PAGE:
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Hello, can anyone recommend the best sealer/primer for my 1968 gto bumper? It is already sanded and all little repairs are done. thank you
 

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Hello, can anyone recommend the best sealer/primer for my 1968 gto bumper? It is already sanded and all little repairs are done. thank you
All I can add is that whatever paint you select, it needs a "flex agent" to be added to it. This keeps the paint pliable rather than hard & brittle which will flake off the endura bumper. You might want to check with your local auto paint store as they should be able to help.
 

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Hello, can anyone recommend the best sealer/primer for my 1968 gto bumper? It is already sanded and all little repairs are done. thank you
What did you use to make the repairs? Find out what product works best with whatever you used. Did you skim coat the entire bumper or just make spot repairs?
 

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spot repairs with polyester flexible. there were a few spots that were repaired years ago with plastic I was wondering if it is just easier to buy one from ames
 

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I don't think flexible polyester is going to bond to the substrate very well but I don't know for sure because I never tried it before. I did ask my Evercoat rep and they said it would not work on Endura bumpers. Every person I asked said that a two part epoxy is needed to repair the Endura bumpers. SEM and 3M are the two brands that I know of.

I guess it all depends on what your goals are.....if you want a very high quality finish that is likely to last a long time then the usual method is to have the bumper media blasted and then make your repairs. Deep cuts or gouges need to to be v cut so the epoxy repair can fill the groove and bond well. The SEM product has a primer product they recommend. The 3M product can be sanded to 320 grit and then primed with whatever primer works with the paint brand you are using. The primer should have a flex agent or compatible for use on today's rubber bumper covers (most are). If using a modern paint for color coat then you shouldn't need any special additive since modern paints are designed to use on flexible panels commonly found on newer vehicles. There is also a method to use your base color coat as the primer but that is a bit expensive since it requires quite a few coats to work properly.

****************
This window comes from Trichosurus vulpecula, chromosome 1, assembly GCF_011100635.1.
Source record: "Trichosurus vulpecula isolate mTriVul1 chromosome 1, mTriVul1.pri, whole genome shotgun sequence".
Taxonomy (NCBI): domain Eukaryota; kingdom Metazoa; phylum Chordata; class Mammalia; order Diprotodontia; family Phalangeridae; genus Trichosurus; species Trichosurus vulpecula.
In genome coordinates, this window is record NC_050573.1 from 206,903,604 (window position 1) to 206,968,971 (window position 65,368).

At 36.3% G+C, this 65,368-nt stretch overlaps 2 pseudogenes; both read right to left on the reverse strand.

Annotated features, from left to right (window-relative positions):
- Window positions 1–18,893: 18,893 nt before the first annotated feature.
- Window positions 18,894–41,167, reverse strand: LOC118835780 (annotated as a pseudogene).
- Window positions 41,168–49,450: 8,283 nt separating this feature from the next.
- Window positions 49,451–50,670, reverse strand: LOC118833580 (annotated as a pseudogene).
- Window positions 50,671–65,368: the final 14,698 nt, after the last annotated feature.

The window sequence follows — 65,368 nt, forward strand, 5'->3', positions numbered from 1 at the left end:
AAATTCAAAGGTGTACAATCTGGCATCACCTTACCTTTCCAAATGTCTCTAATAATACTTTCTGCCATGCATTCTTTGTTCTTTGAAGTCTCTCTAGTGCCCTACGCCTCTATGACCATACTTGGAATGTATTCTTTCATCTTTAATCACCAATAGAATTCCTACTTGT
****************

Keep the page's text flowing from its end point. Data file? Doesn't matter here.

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Do *NOT* use regular primer/surfacer. I made that mistake on mine and wound up having to get it all bead blasted off when it cracked. If it doesn't need any repairs, then a good flexibile epoxy primer is all you need. I wound up using Southern Polyurethanes Epoxy Primer on mine. It's flexible enough without needing additional flex agent. If you have spots that need repair/filling, I'd probably try filling them with something like RTV silicone or similar, then a flexible epoxy primer over that.

Bear
 

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I will be using SEM 39134 flexible primer surfacer for my 68 front bumper. I used SEM 39847 multi-plastic repair epoxy to fix any chips or low spots on the bumper. The tech sheet recommends their 39624 World Class Flexible Primer Surfacer which is a waterborne version of 39134.

I have also used 3M Automix 5896 EZ sand flexible parts repair to fix chips, gouges etc and it works just like the SEM stuff. I actually like the 3M stuff a little better since it comes in squeeze tubes so it's easier to use since you mix small batches at a time. The SEM stuff is in a cartridge with a mixing application tip and requires a special gun for the cartridges. According to my 3M rep....the 5896 EZ sand has been discontinued and replaced with 05895....still in squeeze tubes so that is a plus.

Hope this helps.


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